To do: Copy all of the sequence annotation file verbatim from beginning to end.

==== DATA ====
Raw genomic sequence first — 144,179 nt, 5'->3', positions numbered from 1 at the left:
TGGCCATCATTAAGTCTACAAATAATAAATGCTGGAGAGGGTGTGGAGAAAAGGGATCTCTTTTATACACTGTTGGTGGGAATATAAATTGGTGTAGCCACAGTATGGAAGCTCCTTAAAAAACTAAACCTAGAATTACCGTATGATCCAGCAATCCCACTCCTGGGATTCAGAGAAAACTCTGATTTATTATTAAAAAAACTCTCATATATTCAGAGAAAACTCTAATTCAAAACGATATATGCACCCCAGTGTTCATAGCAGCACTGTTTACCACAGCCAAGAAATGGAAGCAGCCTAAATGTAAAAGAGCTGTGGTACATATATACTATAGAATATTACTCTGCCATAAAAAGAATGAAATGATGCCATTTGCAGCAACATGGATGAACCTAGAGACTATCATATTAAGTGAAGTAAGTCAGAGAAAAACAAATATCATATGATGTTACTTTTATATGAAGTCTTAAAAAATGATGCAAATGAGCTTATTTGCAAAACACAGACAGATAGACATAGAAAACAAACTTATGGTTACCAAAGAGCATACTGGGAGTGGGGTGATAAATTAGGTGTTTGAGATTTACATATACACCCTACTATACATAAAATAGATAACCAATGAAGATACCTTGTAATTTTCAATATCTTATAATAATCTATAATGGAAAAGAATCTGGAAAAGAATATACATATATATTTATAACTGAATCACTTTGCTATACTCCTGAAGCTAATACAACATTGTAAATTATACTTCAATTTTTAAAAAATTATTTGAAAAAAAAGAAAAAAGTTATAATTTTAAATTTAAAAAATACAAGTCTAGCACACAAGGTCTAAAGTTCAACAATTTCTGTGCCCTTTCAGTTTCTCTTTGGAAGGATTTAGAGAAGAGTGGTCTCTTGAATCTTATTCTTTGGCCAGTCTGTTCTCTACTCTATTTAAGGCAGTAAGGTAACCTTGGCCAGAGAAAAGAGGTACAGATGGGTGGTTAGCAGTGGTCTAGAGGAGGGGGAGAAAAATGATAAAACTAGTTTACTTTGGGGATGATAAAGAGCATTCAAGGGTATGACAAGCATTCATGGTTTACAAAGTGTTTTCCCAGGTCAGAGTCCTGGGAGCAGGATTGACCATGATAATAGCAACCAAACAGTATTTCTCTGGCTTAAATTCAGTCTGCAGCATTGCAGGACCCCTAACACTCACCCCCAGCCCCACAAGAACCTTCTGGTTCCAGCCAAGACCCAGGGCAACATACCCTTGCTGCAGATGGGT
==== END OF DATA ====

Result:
Raw genomic sequence first — 144,179 nt, 5'->3', positions numbered from 1 at the left:
TGGCCATCATTAAGTCTACAAATAATAAATGCTGGAGAGGGTGTGGAGAAAAGGGATCTCTTTTATACACTGTTGGTGGGAATATAAATTGGTGTAGCCACAGTATGGAAGCTCCTTAAAAAACTAAACCTAGAATTACCGTATGATCCAGCAATCCCACTCCTGGGATTCAGAGAAAACTCTGATTTATTATTAAAAAAACTCTCATATATTCAGAGAAAACTCTAATTCAAAACGATATATGCACCCCAGTGTTCATAGCAGCACTGTTTACCACAGCCAAGAAATGGAAGCAGCCTAAATGTAAAAGAGCTGTGGTACATATATACTATAGAATATTACTCTGCCATAAAAAGAATGAAATGATGCCATTTGCAGCAACATGGATGAACCTAGAGACTATCATATTAAGTGAAGTAAGTCAGAGAAAAACAAATATCATATGATGTTACTTTTATATGAAGTCTTAAAAAATGATGCAAATGAGCTTATTTGCAAAACACAGACAGATAGACATAGAAAACAAACTTATGGTTACCAAAGAGCATACTGGGAGTGGGGTGATAAATTAGGTGTTTGAGATTTACATATACACCCTACTATACATAAAATAGATAACCAATGAAGATACCTTGTAATTTTCAATATCTTATAATAATCTATAATGGAAAAGAATCTGGAAAAGAATATACATATATATTTATAACTGAATCACTTTGCTATACTCCTGAAGCTAATACAACATTGTAAATTATACTTCAATTTTTAAAAAATTATTTGAAAAAAAAGAAAAAAGTTATAATTTTAAATTTAAAAAATACAAGTCTAGCACACAAGGTCTAAAGTTCAACAATTTCTGTGCCCTTTCAGTTTCTCTTTGGAAGGATTTAGAGAAGAGTGGTCTCTTGAATCTTATTCTTTGGCCAGTCTGTTCTCTACTCTATTTAAGGCAGTAAGGTAACCTTGGCCAGAGAAAAGAGGTACAGATGGGTGGTTAGCAGTGGTCTAGAGGAGGGGGAGAAAAATGATAAAACTAGTTTACTTTGGGGATGATAAAGAGCATTCAAGGGTATGACAAGCATTCATGGTTTACAAAGTGTTTTCCCAGGTCAGAGTCCTGGGAGCAGGATTGACCATGATAATAGCAACCAAACAGTATTTCTCTGGCTTAAATTCAGTCTGCAGCATTGCAGGACCCCTAACACTCACCCCCAGCCCCACAAGAACCTTCTGGTTCCAGCCAAGACCCAGGGCAACATACCCTTGCTGCAGATGGGT